Black women are at the highest risk of death.
The death rate for women with metastatic breast cancer is linked to the number of chronic health conditions they have, according to a study by the University of Michigan in partnership with the Kaiser Permanente Southern California Department of Research & Evaluation.
Black and/or African-American women had the highest risk of death and rate of chronic conditions — including obesity, diabetes and hypertension — compared to all other races and ethnicities, the research found. Asian and/or Pacific Islander women were also at increased risk of death.
“We hypothesized that having chronic health conditions like diabetes increases the risk of death after breast cancer diagnosis because such patients might be less likely to receive aggressive cancer treatments or their overall health status might have contributed to the risk,” said first author Lauren P. Wallner, Ph.D., M.P.H., an associate professor of general medicine and epidemiology at the University of Michigan. “However, this association varied by race/ethnic group. This observation was strongly seen among Asian and/or Pacific Islander women and Black and/or African-American women.”
Given the high screening rates and advances in treatment, breast cancer can often be managed like a chronic condition when it’s diagnosed at an early stage (5-year survival rates for early-stage breast cancer are close to 99%.) However, the 5-year survival rate among women with metastatic breast cancer is only 30% across all races and ethnicities — and only 21% for Black women.
“With advances in treatment, many women are living longer with metastatic breast cancer, but that survival benefit is not being realized equally across racial/ethnic groups,” said senior author Reina Haque, Ph.D., of the Kaiser Permanente Southern California Department of Research & Evaluation and the Kaiser Permanente Bernard J. Tyson School of Medicine. “We were glad to have the opportunity to use research to get a glimpse into this issue and identify potential ways to mitigate those differences.”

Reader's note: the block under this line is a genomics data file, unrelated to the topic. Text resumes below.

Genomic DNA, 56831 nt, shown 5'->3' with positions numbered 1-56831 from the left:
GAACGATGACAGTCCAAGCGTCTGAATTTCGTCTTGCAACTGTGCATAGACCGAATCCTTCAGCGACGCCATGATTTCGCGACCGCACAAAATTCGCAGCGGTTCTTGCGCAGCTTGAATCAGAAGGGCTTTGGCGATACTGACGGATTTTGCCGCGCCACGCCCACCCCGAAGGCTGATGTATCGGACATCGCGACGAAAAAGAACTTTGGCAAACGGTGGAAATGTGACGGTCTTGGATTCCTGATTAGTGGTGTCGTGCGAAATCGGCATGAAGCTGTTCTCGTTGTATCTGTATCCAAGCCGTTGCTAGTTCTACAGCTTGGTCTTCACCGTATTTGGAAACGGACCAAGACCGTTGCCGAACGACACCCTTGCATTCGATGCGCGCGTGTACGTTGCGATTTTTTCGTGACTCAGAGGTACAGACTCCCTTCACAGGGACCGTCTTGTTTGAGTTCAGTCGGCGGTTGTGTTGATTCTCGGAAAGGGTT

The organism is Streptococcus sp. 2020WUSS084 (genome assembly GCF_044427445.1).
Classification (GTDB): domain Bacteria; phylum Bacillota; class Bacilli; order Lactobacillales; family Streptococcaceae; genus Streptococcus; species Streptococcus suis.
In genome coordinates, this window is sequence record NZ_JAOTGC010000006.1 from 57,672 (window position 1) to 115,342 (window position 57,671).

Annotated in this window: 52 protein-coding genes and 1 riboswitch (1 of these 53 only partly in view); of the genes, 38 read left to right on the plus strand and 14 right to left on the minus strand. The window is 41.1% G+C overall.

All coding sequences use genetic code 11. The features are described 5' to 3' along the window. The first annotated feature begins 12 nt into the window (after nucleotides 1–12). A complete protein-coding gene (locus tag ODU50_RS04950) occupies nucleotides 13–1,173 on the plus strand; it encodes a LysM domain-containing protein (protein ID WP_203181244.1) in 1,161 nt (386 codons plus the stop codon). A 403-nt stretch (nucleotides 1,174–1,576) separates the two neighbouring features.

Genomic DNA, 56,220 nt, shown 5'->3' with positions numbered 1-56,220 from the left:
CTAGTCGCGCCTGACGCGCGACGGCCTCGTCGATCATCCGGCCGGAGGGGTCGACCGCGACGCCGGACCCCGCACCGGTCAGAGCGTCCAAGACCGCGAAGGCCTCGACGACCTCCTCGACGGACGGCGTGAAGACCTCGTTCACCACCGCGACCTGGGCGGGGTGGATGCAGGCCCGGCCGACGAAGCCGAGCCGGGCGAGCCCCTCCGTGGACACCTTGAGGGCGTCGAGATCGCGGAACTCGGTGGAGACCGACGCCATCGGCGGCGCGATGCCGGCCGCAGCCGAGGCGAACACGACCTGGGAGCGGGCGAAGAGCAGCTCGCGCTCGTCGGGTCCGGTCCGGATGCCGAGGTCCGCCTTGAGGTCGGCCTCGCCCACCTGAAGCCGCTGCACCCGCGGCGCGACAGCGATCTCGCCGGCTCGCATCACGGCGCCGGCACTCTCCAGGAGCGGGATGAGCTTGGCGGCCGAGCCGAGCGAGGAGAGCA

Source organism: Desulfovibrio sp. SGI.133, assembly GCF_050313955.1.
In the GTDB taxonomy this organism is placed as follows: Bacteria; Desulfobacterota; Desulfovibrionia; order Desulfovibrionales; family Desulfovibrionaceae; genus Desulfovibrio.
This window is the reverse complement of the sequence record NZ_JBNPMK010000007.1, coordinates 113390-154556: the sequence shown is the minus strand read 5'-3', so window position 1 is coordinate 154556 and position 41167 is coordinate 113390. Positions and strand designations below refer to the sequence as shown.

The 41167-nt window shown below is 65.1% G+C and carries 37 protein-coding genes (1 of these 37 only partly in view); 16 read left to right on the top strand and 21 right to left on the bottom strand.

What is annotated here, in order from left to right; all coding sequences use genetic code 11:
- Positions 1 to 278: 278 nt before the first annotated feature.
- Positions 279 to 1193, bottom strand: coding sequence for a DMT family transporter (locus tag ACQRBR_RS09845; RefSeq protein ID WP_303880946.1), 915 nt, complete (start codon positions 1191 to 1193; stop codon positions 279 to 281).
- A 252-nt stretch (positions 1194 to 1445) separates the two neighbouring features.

The research included nearly 1,000 women diagnosed with stage 4 metastatic breast cancer between January 2009 and December 2017.
Almost half of the patients were women of color, which is important for many reasons including that women of color tend to be diagnosed at later stages of breast cancer than white women. About 17% of the population studied had diabetes and 45% had hypertension.
Overall, women with at least one chronic health condition were more than three times as likely to die as those without any comorbidities. Similar associations were found for breast-cancer-specific mortality.
“Given comorbidities are common in this population and associated with an increased risk of mortality, ensuring that women receive high quality care for them is critical,” Wallner said. “Enhancing the coordination and communication between oncology and primary care teams is an important strategy to support women receiving comprehensive, high-quality care.”
Lie H. Chen, Dr.P.H., of the Department of Research & Evaluation; Tiffany A. Hogan, M.D., of the Kaiser Permanente Los Angeles Medical Center; and Farah M. Brasfield, M.D., of the Kaiser Permanente Anaheim Medical Center.
This project was supported by Kaiser Permanente Southern California. Additional support came from NIH/NHLBI R01HL154319. Reina Haque reports grants from NIH/NHLBI during the conduct of the study.
Paper cited: “The Influence of Medical Comorbidities on Survival Disparities in a Multiethnic Group of Patients with De Novo Metastatic Breast Cancer,” Cancer Epidemiology, Biomarkers & Prevention. DOI: 10.1158/1055-9965.EPI-22-0065